Last Saturday I went out shopping for sneakers. I badly needed a replacement and shopped at Shoe Carnival in the Westchase area of Houston. I have no special love for Shoe Carnival, but it is convenient and well-supplied, and I’ve been shopping there for over five years.
This time, the manager accosted me and asked if I needed any help. I usually love being asked these bland open-ended questions by sales workers, so I started asking her about the footwear industry: the inventory turnover rate, the number of shoes in the store, things like that. She was not helpful at all (well, I thought, YOU were the one accosting ME). Then I asked what I considered to be a fairly important question: what did she know about labor standards at the factories where these tennis shoes were produced? She laughed at the question, and said she couldn’t provide that information.
“Really?” I said. “Why not?”
“And even if I did have that information,” she added, “I probably wouldn’t tell you.”
That made me a little miffed. After thinking some more, I decided not to buy the pair of shoes I had in my hands and instead go home and do some Internet research.
So I did that. I spent 30 minutes–30 minutes!–researching the topic. Here’s what I found:
First, there exists an organization to police factories that produce sneakers. It’s called the Fair Labor Association. Looking over the website, I see that the organization is clearly inadequate. It only inspects a small number of factories, only a fraction of which are in China.
Googling some more, I find an excellent report in Nov 2006 Business Week by Peter Dexter and Pete Engardio. They found that big Western companies have produced labor standards, but it’s typically been difficult to enforce or to monitor in China. Chinese workers are willing to work for less, not unionized and in China labor standards are rarely enforced. So even if Nike says they are “complying with local labor laws,” these laws are rarely enforced, so it’s hard to know how the workers are doing (Here’s a description of labor conditions at a typical Nike factory (probably out of date)).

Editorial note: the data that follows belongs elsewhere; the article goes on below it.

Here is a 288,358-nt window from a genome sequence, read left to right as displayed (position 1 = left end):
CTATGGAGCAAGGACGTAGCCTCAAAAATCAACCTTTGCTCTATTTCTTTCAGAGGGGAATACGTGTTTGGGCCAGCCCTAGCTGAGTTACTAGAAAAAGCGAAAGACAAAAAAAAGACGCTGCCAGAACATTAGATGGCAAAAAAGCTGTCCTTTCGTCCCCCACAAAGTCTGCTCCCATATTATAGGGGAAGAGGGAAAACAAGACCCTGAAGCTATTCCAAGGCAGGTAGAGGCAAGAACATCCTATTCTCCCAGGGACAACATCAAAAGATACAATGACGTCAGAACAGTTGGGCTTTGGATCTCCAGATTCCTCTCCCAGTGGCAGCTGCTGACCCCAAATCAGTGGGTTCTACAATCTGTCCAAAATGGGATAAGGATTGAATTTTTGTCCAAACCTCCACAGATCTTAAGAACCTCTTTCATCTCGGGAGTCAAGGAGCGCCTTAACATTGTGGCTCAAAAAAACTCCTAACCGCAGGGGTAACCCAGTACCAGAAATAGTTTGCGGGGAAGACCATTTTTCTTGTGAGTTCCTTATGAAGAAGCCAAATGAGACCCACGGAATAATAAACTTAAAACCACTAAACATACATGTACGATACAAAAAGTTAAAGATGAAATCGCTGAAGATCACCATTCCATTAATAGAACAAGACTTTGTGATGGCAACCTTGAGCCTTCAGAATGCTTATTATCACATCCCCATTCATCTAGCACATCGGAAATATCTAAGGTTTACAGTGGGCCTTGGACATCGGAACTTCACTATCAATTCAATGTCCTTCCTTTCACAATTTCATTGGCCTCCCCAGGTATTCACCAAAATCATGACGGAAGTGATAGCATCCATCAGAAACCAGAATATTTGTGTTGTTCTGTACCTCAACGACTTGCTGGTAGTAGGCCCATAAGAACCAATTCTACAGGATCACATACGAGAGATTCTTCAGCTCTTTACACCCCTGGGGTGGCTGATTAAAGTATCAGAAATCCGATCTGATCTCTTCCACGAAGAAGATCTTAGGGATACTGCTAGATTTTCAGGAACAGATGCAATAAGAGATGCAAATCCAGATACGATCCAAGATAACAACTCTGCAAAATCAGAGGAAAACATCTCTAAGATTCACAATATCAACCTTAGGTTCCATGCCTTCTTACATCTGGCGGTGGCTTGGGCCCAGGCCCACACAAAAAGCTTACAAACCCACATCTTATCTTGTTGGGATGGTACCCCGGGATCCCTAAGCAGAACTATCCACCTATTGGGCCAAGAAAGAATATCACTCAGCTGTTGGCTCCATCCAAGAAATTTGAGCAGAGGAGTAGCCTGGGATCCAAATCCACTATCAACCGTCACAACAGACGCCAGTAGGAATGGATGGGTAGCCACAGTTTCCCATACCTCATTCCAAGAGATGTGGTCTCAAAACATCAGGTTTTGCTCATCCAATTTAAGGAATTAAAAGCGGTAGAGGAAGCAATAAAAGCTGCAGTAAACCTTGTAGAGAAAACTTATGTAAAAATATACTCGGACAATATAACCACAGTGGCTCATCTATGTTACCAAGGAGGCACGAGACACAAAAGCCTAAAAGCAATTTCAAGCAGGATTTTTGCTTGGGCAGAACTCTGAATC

Based on Chinese government figures, the average manufacturing wage in China is 64 cents an hour, according to the U.S. Bureau of Labor Statistics and demographer Judith Banister of Javelin Investments, a consulting firm in Beijing. That rate assumes a 40-hour week. In fact, 60- to 100-hour weeks are common in China, meaning that the real manufacturing wage is far less. Based on his own calculations from plant inspections, the veteran compliance manager estimates that employees at garment, electronics, and other export factories typically work more than 80 hours a week and make only 42 cents an hour.
Here’s lengthy excerpts from an interview with the head of the Fair Labor Association Auret van Heerden. This explains why the problem is not simply outsourcing but bad processes for manufacturing and supply chain management:
In China, the biggest issue facing the FLA is systemic underpayment of wages and excessive overtime in supplier factories. Why are these problems so prevalent?
One is that the brands book and confirm orders really late. And they often change their orders after booking. The brands want to order later and they don’t want to hold product. Then you add price pressures into that and it is really tough for the supplier [to not overwork its workers].
But the factory often doesn’t order the materials until too late and they are often delivered late [to the factory], too. The factory production layout is often a mess, so the supplier gets behind schedule and over budget even before they know it. Then they have to catch up. And to save money, they extend hours, but don’t pay overtime premiums. And the suppliers also lack proper training. The styles [of clothing and footwear] are becoming more complicated and are changing more frequently.